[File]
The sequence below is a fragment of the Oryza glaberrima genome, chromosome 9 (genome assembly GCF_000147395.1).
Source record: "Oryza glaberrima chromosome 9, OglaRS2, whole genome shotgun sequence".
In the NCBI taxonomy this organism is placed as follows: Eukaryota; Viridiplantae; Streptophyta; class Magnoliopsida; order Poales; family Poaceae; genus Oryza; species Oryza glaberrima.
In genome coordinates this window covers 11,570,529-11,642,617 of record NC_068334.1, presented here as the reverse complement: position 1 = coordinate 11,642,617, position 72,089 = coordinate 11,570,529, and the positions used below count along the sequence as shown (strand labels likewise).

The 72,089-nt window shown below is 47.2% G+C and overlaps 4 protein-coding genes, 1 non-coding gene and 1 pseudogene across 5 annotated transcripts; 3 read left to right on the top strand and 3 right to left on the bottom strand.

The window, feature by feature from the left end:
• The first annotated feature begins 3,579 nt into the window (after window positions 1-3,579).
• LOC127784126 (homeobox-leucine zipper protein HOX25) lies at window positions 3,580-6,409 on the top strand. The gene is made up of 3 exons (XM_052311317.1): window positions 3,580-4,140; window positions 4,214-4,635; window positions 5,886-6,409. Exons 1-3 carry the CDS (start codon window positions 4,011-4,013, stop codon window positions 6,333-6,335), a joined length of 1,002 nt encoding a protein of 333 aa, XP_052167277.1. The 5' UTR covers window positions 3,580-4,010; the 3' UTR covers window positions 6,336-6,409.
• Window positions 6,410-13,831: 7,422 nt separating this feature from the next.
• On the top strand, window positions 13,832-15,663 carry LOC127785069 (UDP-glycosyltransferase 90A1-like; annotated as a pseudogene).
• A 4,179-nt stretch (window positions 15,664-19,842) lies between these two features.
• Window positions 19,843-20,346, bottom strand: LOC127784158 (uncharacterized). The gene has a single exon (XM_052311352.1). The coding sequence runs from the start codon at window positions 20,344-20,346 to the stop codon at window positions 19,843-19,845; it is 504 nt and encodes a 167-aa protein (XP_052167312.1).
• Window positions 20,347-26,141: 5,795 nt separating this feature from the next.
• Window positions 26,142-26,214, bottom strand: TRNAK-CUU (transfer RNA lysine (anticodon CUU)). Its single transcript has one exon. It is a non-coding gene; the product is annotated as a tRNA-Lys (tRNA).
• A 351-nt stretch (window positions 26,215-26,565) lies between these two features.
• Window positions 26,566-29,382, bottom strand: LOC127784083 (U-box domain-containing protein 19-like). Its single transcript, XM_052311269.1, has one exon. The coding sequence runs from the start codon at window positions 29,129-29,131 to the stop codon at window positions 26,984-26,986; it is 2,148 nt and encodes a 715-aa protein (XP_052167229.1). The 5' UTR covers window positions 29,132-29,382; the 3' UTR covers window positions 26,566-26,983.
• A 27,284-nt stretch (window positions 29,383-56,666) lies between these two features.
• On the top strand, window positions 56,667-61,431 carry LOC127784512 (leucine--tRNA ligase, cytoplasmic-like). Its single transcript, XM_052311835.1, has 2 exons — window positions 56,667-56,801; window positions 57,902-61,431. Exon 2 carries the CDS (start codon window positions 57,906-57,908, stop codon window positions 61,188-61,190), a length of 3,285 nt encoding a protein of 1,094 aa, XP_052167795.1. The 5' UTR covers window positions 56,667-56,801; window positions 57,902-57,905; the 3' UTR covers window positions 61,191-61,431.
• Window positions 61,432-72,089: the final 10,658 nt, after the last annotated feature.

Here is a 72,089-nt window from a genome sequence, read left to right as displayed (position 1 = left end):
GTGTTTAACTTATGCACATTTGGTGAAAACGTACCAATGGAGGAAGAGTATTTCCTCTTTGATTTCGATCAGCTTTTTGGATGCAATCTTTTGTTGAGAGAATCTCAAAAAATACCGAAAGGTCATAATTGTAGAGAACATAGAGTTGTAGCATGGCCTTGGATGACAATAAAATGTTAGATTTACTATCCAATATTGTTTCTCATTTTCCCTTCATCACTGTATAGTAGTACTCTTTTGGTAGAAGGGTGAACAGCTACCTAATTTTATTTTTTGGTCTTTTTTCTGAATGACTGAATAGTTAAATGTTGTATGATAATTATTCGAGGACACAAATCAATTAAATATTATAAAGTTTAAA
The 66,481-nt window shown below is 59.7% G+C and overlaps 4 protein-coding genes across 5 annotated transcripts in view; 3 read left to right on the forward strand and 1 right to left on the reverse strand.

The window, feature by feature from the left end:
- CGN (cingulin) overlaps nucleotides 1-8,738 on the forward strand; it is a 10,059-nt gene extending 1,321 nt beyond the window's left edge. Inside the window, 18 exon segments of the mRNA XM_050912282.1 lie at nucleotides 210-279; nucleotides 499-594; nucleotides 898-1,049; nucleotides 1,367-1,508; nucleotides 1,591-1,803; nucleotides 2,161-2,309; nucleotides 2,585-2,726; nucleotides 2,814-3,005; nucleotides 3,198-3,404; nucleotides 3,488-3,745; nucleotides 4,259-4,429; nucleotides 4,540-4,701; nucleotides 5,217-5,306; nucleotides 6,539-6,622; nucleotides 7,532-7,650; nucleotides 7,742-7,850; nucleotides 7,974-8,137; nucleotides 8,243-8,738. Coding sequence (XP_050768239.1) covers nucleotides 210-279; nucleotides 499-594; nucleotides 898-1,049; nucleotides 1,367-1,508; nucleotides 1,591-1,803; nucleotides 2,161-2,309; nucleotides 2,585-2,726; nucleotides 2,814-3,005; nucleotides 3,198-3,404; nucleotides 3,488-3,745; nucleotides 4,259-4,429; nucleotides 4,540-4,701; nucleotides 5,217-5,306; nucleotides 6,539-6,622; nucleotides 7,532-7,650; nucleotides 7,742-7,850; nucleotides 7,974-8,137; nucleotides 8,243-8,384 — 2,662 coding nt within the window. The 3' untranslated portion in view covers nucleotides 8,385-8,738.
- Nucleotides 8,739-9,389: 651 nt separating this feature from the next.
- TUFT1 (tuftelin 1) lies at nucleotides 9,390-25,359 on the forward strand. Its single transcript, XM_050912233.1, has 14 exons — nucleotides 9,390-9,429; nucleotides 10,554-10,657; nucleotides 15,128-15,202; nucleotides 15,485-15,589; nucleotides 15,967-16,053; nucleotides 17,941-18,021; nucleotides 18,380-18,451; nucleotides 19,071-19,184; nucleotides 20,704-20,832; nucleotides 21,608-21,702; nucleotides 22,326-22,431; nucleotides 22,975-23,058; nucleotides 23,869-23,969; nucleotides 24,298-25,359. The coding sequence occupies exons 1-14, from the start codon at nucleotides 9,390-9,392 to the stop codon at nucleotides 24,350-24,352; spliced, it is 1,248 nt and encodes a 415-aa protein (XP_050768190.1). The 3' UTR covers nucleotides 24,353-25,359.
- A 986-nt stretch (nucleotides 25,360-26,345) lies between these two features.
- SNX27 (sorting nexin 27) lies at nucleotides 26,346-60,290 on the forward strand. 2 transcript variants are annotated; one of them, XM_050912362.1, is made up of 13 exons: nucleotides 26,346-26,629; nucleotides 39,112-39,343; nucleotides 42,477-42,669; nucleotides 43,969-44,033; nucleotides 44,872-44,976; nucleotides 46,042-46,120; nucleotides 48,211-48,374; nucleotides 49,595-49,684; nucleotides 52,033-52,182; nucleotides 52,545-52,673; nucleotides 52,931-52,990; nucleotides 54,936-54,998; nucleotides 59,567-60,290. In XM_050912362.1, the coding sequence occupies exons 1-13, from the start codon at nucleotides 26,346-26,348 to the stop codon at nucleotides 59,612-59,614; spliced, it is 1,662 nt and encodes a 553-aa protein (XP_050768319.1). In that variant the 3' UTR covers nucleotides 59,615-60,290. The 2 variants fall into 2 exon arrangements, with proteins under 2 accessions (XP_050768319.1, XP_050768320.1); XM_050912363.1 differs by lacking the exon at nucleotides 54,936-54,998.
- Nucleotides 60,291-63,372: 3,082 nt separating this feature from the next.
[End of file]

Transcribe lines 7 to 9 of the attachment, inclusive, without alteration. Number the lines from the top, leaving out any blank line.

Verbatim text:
• The first annotated feature begins 3,579 nt into the window (after window positions 1-3,579).
• LOC127784126 (homeobox-leucine zipper protein HOX25) lies at window positions 3,580-6,409 on the top strand. The gene is made up of 3 exons (XM_052311317.1): window positions 3,580-4,140; window positions 4,214-4,635; window positions 5,886-6,409. Exons 1-3 carry the CDS (start codon window positions 4,011-4,013, stop codon window positions 6,333-6,335), a joined length of 1,002 nt encoding a protein of 333 aa, XP_052167277.1. The 5' UTR covers window positions 3,580-4,010; the 3' UTR covers window positions 6,336-6,409.
• Window positions 6,410-13,831: 7,422 nt separating this feature from the next.